Just a quick pointer to a post by Jeff Jarvis who has some interesting observations about blogging ethics in the context of linking and quoting from other sources. Seems the Associated Press has attempted to get some bloggers to stop using pull quotes (even as short as 35 words) from its stories and, somewhat understandably, the blogosphere is rebelling. Jarvis is leading the charge, and describes the ethic of link and quote as this:
It says to our readers: Donâ€™t take my word for it, go see for yourself. And: Hereâ€™s what the source said; I wonâ€™t rephrase it but I will quote it directly so you can see for yourself.
I’ve always thought that this was one of the powerful qualities of blogging, the ability to send the reader back to the original to see the context for the writing. It’s what made me love teaching journalism with blogs, because it was so easy for me to follow my students’ line of thinking, but because it also gave me a great opportunity to talk about the issues of plagiarism and fair use and copyright with my kids. And, like Jeff, it’s what I want and expect now from traditional journalism, whether newspapers or magazines. It’s an expectation that makes print more and more difficult for me to read. It’s an expectation that I have of just about all non-fiction writing.
What’s interesting is that when I teach blogging workshops, this concept is not an easy one for people to wrap their brains around. The ease with which we can link and connect ideas makes this vastly different from the analog world. And the importance of links in connecting people is one of the foundational points in all of these discussions.
The continual disruptions to traditional journalism continue to fascinate me, another reason that I’m really looking forward to PDF next week.
Without commenting on who is right legally in this case or on what constitutes fair use, let me point out that it makes no difference whether or not one can link easily, whether or not e-world is different from print-world, or whether or not these links are foundational in connecting people. Until the law on fair use is changed or until the courts decide that e-world is sufficiently different from print-world to justify a different understanding of copyright and fair use, all that matters is what the law is and what the courts say it is. Our “expectations” do not overrule the law.
Instead of focusing on our “expectations,” it would be helpful to do any of the following: (1) look at this particular case (or what bloggers or doing generally) to determine whether or not fair use was violated, (2) consider how to avoid violating fair use, (3) consider the implications of fair use violation in the blogosphere, (4) and any other connection that would take us further in learning about this topic.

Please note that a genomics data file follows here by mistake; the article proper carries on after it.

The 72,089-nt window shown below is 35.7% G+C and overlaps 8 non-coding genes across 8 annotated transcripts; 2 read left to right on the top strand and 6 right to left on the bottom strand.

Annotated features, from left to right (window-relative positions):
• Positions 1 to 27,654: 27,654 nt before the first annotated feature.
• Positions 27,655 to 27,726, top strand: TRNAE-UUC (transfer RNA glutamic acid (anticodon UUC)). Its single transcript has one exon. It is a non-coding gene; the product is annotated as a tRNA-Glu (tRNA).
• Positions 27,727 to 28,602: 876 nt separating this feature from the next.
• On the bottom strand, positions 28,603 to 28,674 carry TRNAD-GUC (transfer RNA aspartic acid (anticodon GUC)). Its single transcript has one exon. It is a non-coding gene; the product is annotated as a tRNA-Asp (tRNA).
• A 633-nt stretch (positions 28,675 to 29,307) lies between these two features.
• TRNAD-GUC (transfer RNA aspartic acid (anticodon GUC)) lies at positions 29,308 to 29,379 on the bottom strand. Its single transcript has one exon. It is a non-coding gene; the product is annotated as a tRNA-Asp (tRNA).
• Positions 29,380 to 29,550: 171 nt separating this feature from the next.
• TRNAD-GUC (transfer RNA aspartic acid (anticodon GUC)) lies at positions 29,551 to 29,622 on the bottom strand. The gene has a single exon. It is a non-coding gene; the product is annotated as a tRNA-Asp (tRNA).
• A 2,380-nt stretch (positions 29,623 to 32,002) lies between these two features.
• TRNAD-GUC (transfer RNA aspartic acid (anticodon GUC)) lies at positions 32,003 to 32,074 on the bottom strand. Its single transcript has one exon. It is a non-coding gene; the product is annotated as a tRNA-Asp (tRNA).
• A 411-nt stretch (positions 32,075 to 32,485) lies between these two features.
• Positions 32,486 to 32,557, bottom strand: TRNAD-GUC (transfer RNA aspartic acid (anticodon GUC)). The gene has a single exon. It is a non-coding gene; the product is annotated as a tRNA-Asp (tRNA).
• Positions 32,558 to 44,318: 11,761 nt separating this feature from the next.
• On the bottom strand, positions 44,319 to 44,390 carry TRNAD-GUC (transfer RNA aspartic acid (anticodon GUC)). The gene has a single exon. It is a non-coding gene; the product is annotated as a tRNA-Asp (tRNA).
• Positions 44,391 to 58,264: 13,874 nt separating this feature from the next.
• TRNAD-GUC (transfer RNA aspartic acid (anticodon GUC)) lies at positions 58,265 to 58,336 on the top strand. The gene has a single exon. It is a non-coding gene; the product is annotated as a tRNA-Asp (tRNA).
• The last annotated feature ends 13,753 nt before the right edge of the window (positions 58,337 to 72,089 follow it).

Will Richardson says
@Charles I don’t think there is any disagreement that this is fair use. 33 words in an article of over 300 words surely falls under the standard. I agree that copying total articles onto your own Website or blog is not fair use.
I do think the ability to link easily does make a difference, however. I remember not so fondly the days of index cards and footnotes, and I’m not saying we simply throw out those standards, but we do need to reconsider them.
Harold Jarche says
This is easy for me. I won’t link to any more AP stories. If all bloggers do this, AP will lose significant Google juice and may become irrelevant on the Web. If I was Reuters, et al, I would smell an opportunity. Someone should make a “No AP Links” logo 😉
They have some stuff here for you:
Linking to sources and whetting the appetite with a quote from one’s source is the power of online work. It seems the Associated Press feels threatened by that. What matters is the opinion of the people who vote the justices to the courts and representatives/senators to the Congress. It is political.
This government was founded upon the ideas of democracy. The Bill of Rights is one of our important documents. Until THAT changes all that matters is who gets voted to the Congress or the courts.
The power of the courts derives from the power of the people. Those who feel disenfranchised need to exercise their constitutionally-given power to change the system. Use it or lose it.
In most cases, established systems are slow to change. Just look at how slow the educational system at large is to embrace and implement technology. (The total technological use in my daughter’s 3rd grade class last year consisted of typing out stories they had already written. Yippee!!)